Soner Yalcin, international journalist and owner of Odatv news website, was released from jail on 27 December. His release came after the 15th hearing of the Odatv trial at the Judgement Palace in Istanbul. However, he can’t leave Turkey, and he will have to report weekly to the court.
Soner Yalcin was first imprisoned in February 2011, along with nine other journalists accused of being involved in the alleged Ergenekon coup plot (see ‘Standing up for Turkey’). One journalist, Professor Yalçin Kücük, remains in prison along with former police chief, Hanefi Avci.

As happened at the last hearing, on 16 November, the day began with a rally outside the court. I was there on behalf of the European Federation of Journalists. There were speakers from the Freedom for Journalists Platform, the head of the Ankara Bar Association, a woman MP from the Republican People’s Party (CHP – the main opposition party), and me.

After the speeches, I gave an interview to a radio station.

The situation soon degenerated into farce and low-level harassment. Our entry to the courtroom was blocked by security staff and we soon found that it would only be able to hold some 40 or so observers (families, supporters and reporters numbered around 80).

In what is the biggest courthouse in Europe, we were at a loss to understand why such a small room had been chosen by the authorities to hear the case. We concluded that it was all part of the authorities’ plan to make life difficult for us. We further learnt that the judge had refused to allow the defence lawyers, representing the dozen defendants, admission to the courtroom. I heard that some 17 were initially refused admission.

After considerable argument, we were finally allowed into the overcrowded courtroom’s public area to hear defendant Yalçin Kücük put his case to the judge.

But not for long. The proceedings were soon interrupted while the remaining defence lawyers were admitted to the court. A second interruption took place to investigate a possible breakdown in the recording equipment, which turned out to be a false alarm.

After nearly an hour, Yalçin Kücük sat down, and it was Soner Yalcin’s turn to address the court. He was defiant, saying that he was the victim of a conspiracy by those who had allegedly wire-tapped Prime Minister Erdogan. Trial suspects also believed that incriminating documents found on their computers had been sent by unknown persons via a computer virus, a point re-stated by Soner. After his twenty-minute address, Soner sat down – to applause from his supporters. The buzzing court then adjourned for lunch at noon.

On our return from lunch, we found that the heavy security had vanished, but the courtroom was still overflowing into the outside corridor, with people unable to get a place in the main public area.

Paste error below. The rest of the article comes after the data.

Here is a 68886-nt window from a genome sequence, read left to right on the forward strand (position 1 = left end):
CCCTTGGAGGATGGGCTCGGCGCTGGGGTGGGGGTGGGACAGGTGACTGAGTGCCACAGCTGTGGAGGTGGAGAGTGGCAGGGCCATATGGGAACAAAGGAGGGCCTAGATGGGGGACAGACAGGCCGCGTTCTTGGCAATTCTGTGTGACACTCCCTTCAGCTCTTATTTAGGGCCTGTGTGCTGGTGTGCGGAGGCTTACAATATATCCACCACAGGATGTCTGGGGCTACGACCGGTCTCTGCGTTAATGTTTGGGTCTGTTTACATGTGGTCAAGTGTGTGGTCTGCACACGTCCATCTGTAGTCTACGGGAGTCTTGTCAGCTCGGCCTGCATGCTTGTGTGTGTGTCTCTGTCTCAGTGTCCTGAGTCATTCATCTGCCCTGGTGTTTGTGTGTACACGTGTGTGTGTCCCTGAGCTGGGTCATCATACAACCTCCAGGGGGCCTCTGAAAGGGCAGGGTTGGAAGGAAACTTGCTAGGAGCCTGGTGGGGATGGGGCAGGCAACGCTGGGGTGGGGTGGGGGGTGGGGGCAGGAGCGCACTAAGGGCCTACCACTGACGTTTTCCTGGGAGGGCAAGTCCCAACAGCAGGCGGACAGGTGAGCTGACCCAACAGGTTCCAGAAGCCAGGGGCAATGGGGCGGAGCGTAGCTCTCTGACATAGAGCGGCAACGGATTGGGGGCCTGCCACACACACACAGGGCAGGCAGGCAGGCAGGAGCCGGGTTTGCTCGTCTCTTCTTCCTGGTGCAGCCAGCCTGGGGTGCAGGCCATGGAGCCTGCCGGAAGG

During the lunch break, an overhead projector and screen had been set up for use by former intelligence officer, Hanefi Avci. He gave a detailed account of the way incriminating evidence had been placed on the computers, and his background in the murky world of intelligence meant that he spoke with some authority on the subject. He finished at 2.15 pm, when the court adjourned for 15 minutes, at which point the lawyers took the floor for their submissions which continued late into the afternoon.

Along with Ercan Ipekci, head of the Turkish Journalists Union (TGS), I had to leave the proceedings around 3.00 pm to meet journalists at the ULUSAL Kanal TV.

Their editor-in-chief, Turhan Ozul, has been held in Silivri state prison, over 60 km outside Istanbul, since 23 August 2011. He also faces charges in connection with the alleged Ergenekon coup plot.

Ercan has done a great job in recruiting the staff to the union. After his meeting with them had finished I did an interview to camera about the current situation and the support the EFJ was giving to the imprisoned journalists.

Turhan is being supported by the Swedish Journalists Union and his case comes up again on 10 January 2013 at Silivri.

On our return to the TGS office, we had a call from Soner’s partner, Halide Didem, to say that he had been released. She was, of course, overjoyed and thanked the EFJ for all their support.

However, the ten journalists have not been acquitted and, along with the two remaining suspects still in prison, they will be attending the Istanbul court on 21 March for a further hearing.

The next day, we met up with a number of journalists and supporters from the previous day’s Odatv trial including Muyesser Yildiz, who has been adopted by the NUJ, and her husband. It was a good opportunity to talk about the previous day’s events, and we parted knowing that we will all meet again next year.

Travelling back on the plane to London, it was interesting to read in the English edition of Hurriyet (Daily News) that the Turkish authorities had recently launched an ‘information campaign’ in capital cities world-wide, to explain the reasons for jailing of journalists.

According to an article published on 28 December, the Turkish Foreign Ministry and the Justice Ministry organised the joint production of the booklets, which were delivered to each Turkish embassy in foreign capitals during the past three months in response to criticisms and questions about journalists held in prison. It should make interesting reading.

Meanwhile the EFJ campaign to get all the charges dropped against Turkish and Kurdish journalists (see the previous two articles) will continue into 2013.

We are also concerned that, a few weeks ago, Prime Minister Erdogan called for a debate about reintroducing capital punishment for ‘terrorists’ – a crime of which many journalists stand accused.